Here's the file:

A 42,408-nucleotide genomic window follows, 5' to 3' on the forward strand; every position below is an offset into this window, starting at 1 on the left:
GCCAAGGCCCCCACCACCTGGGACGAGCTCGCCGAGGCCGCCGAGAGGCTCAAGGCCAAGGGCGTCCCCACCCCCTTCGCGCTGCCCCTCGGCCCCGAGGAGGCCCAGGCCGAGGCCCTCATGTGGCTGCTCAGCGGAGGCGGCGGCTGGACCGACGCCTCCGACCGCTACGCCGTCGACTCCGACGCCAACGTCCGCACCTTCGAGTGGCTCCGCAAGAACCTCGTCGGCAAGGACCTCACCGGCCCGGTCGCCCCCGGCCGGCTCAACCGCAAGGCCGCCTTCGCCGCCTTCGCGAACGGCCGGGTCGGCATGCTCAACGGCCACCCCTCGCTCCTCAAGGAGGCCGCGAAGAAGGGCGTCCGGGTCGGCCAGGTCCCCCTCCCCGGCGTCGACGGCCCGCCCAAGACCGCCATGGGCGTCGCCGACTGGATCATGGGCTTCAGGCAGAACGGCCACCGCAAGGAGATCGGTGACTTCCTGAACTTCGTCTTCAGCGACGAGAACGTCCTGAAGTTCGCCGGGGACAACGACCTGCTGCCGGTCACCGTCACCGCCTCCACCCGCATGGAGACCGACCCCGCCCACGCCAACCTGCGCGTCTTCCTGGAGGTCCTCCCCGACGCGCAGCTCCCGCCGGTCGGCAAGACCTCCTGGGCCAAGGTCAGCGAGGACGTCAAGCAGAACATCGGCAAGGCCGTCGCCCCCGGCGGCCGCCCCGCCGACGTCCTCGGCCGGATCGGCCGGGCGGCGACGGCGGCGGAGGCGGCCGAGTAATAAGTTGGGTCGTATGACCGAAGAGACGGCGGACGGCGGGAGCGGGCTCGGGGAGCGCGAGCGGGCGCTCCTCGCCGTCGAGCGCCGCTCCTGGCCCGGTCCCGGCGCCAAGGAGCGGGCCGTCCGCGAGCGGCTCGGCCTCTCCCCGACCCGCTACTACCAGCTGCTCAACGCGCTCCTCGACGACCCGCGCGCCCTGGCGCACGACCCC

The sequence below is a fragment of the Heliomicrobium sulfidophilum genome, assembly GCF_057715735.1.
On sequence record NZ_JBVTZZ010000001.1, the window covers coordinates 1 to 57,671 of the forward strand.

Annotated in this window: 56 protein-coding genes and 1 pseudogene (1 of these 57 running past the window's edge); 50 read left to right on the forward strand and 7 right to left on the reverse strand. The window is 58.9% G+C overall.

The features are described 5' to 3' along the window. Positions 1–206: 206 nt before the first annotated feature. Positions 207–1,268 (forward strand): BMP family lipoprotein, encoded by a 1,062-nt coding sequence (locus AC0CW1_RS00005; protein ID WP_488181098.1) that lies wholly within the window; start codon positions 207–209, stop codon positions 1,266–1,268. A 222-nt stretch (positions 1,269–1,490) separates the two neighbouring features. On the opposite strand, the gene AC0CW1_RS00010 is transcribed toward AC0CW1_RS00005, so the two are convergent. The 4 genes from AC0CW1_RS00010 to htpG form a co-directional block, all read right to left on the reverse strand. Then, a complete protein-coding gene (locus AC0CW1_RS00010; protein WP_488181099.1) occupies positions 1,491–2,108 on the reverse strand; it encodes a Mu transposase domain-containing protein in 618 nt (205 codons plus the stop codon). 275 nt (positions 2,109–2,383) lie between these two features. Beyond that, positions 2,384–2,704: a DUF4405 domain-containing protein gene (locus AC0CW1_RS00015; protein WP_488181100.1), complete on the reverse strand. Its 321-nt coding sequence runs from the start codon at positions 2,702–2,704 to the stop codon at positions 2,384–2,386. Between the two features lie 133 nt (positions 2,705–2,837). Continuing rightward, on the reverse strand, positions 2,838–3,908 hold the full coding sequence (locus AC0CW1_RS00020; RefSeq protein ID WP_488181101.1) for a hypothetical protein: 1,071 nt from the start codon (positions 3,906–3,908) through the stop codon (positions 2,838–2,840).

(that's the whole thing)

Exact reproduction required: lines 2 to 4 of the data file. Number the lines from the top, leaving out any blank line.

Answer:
GCCAAGGCCCCCACCACCTGGGACGAGCTCGCCGAGGCCGCCGAGAGGCTCAAGGCCAAGGGCGTCCCCACCCCCTTCGCGCTGCCCCTCGGCCCCGAGGAGGCCCAGGCCGAGGCCCTCATGTGGCTGCTCAGCGGAGGCGGCGGCTGGACCGACGCCTCCGACCGCTACGCCGTCGACTCCGACGCCAACGTCCGCACCTTCGAGTGGCTCCGCAAGAACCTCGTCGGCAAGGACCTCACCGGCCCGGTCGCCCCCGGCCGGCTCAACCGCAAGGCCGCCTTCGCCGCCTTCGCGAACGGCCGGGTCGGCATGCTCAACGGCCACCCCTCGCTCCTCAAGGAGGCCGCGAAGAAGGGCGTCCGGGTCGGCCAGGTCCCCCTCCCCGGCGTCGACGGCCCGCCCAAGACCGCCATGGGCGTCGCCGACTGGATCATGGGCTTCAGGCAGAACGGCCACCGCAAGGAGATCGGTGACTTCCTGAACTTCGTCTTCAGCGACGAGAACGTCCTGAAGTTCGCCGGGGACAACGACCTGCTGCCGGTCACCGTCACCGCCTCCACCCGCATGGAGACCGACCCCGCCCACGCCAACCTGCGCGTCTTCCTGGAGGTCCTCCCCGACGCGCAGCTCCCGCCGGTCGGCAAGACCTCCTGGGCCAAGGTCAGCGAGGACGTCAAGCAGAACATCGGCAAGGCCGTCGCCCCCGGCGGCCGCCCCGCCGACGTCCTCGGCCGGATCGGCCGGGCGGCGACGGCGGCGGAGGCGGCCGAGTAATAAGTTGGGTCGTATGACCGAAGAGACGGCGGACGGCGGGAGCGGGCTCGGGGAGCGCGAGCGGGCGCTCCTCGCCGTCGAGCGCCGCTCCTGGCCCGGTCCCGGCGCCAAGGAGCGGGCCGTCCGCGAGCGGCTCGGCCTCTCCCCGACCCGCTACTACCAGCTGCTCAACGCGCTCCTCGACGACCCGCGCGCCCTGGCGCACGACCCC

The sequence below is a fragment of the Heliomicrobium sulfidophilum genome, assembly GCF_057715735.1.
On sequence record NZ_JBVTZZ010000001.1, the window covers coordinates 1 to 57,671 of the forward strand.